In agricultural regions, two distinct SESs emerged from the interviews based on the presence or absence of irrigation infrastructure. These two systems were kept analytically separate because (i) the cost of, and access to, irrigation serves to deepen inequalities between the landed and landless, (ii) multiple cropping seasons impact on the value of produce, labour opportunities, and associated mobility, (iii) each system has a differentiated vulnerability to external pressures such as fluctuating market prices and climate change (e.g. through an ability to withstand drought or alternate between crops), and (iv) the geographic location; irrigated areas tended to be those in direct land conflict with brackish shrimp cultivation. However, some common themes emerged across interviews in both types of agricultural zone. These include access to land for food security and/or route out of poverty, breakdown of intra-community moral economy
in rural villages, and a shortage of off-farm livelihoods for the large landless population.
Large landowners interviewed had leveraged their assets to start profitable business activities such as supplying organic fertiliser, painting and decorating, intensive chicken rearing, educate their families so that they could take up professional jobs, or fund international labour migration with resulting remittances. This supports similar findings from Bangladesh (Tourfique 2002). However, there is another kind of landowner, constrained by the status in society conferred by land ownership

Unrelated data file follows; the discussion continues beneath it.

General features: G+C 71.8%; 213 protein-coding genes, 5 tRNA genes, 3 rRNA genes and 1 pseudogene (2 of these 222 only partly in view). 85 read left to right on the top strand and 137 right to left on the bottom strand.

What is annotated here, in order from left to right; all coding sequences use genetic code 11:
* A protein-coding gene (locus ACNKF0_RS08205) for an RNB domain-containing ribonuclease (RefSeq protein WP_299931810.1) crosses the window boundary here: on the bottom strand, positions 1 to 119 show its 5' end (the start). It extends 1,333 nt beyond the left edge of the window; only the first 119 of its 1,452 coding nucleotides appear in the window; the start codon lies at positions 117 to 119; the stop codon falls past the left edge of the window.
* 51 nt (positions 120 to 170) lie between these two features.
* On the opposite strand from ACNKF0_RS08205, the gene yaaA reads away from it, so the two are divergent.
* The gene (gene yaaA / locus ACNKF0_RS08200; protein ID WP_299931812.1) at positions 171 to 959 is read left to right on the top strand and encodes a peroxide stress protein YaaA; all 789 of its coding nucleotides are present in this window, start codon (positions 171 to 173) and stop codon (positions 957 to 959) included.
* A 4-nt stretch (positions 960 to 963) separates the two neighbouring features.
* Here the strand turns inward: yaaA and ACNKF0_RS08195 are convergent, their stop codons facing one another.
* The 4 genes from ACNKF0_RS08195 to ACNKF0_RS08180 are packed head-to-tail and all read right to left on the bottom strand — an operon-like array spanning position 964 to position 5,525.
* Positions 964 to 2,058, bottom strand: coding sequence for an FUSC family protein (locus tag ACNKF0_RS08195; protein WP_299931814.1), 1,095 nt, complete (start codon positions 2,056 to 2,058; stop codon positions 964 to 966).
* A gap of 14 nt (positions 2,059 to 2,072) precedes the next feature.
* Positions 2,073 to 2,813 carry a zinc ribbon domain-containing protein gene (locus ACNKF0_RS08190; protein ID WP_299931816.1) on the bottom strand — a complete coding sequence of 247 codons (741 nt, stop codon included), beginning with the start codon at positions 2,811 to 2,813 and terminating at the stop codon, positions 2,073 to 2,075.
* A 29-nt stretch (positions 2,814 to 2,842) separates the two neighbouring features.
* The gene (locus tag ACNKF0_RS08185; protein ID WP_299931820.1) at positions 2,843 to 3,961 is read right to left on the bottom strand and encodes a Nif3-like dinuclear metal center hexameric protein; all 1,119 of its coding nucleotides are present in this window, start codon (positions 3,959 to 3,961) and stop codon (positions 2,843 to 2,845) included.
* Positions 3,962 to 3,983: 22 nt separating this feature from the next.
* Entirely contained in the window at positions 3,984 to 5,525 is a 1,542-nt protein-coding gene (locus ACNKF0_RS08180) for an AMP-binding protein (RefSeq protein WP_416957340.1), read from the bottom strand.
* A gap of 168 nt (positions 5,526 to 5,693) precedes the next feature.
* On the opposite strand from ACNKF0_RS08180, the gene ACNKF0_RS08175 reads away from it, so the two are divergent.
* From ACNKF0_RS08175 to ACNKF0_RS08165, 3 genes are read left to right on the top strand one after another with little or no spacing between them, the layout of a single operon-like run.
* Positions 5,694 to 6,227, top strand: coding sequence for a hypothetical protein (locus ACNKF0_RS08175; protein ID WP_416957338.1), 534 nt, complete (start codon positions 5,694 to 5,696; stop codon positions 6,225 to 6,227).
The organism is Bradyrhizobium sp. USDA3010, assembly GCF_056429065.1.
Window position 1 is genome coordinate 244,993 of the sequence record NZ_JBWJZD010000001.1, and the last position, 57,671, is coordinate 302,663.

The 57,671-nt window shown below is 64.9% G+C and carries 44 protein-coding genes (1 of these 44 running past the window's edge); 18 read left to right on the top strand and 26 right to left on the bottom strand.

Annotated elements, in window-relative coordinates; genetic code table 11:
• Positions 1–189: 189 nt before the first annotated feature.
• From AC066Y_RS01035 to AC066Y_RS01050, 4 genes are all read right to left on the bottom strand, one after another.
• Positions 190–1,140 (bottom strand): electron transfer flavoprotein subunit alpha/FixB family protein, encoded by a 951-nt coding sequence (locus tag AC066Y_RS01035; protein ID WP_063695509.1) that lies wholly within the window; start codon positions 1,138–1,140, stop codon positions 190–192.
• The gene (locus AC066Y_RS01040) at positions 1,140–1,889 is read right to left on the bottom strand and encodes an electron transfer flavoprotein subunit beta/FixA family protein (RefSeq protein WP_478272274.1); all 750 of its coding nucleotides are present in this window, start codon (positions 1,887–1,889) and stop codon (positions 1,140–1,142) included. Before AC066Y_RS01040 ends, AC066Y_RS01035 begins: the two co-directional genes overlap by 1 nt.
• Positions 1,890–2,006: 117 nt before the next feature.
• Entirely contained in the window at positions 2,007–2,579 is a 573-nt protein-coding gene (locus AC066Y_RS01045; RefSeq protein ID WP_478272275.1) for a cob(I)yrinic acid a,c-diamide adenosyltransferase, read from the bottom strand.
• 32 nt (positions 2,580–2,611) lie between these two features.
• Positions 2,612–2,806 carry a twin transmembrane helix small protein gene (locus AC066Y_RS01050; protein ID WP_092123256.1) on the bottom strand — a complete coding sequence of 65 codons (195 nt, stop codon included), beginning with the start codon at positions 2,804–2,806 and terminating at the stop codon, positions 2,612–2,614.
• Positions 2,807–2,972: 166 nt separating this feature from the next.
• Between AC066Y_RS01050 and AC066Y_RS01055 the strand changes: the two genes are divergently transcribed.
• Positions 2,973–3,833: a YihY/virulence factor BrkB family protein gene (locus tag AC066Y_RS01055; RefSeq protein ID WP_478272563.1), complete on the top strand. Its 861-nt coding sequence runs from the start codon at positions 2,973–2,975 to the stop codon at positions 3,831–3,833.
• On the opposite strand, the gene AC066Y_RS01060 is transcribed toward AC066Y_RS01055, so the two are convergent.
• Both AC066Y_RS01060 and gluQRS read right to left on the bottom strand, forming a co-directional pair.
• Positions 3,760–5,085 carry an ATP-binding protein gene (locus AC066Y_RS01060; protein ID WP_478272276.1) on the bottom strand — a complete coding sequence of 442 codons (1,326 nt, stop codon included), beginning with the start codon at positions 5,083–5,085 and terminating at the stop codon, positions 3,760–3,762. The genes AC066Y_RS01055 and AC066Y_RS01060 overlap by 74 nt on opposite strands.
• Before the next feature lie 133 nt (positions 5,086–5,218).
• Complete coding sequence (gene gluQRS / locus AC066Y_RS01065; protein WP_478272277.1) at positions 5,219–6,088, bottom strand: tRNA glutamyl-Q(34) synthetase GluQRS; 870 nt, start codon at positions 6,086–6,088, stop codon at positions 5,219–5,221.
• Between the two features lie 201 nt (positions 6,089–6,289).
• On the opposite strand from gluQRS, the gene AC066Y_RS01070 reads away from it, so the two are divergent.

but lacking sufficient assets to access profitable off-farm activities: “Being part of the middle class society has closed the path of asking help from someone. My father was elected member [local politician] twice, this has given us an illusion of aristocracy and also prevents me from taking any small jobs.” (56).
Nearly half the rural population in Bangladesh is landless (Saha 2002). Landless interviewees mentioned that the landed could use loans to further consolidate their wealth. Agricultural banks and NGO loans require land as collateral: “if we give them our land documents temporarily” (65). Thus, loans
are not so easily accessible for the landless. Furthermore, they felt landowners could use their loans on economic activities rather than subsistence agriculture because they can grow their own food. This is supported by statements from land owners who avoid selling their land to maintain the subsistence security it confers. One farmer said, he “would no more sell his land than kill a crazy son” (48); meaning although agricultural activities are not always profitable, he would be reluctant to sell land.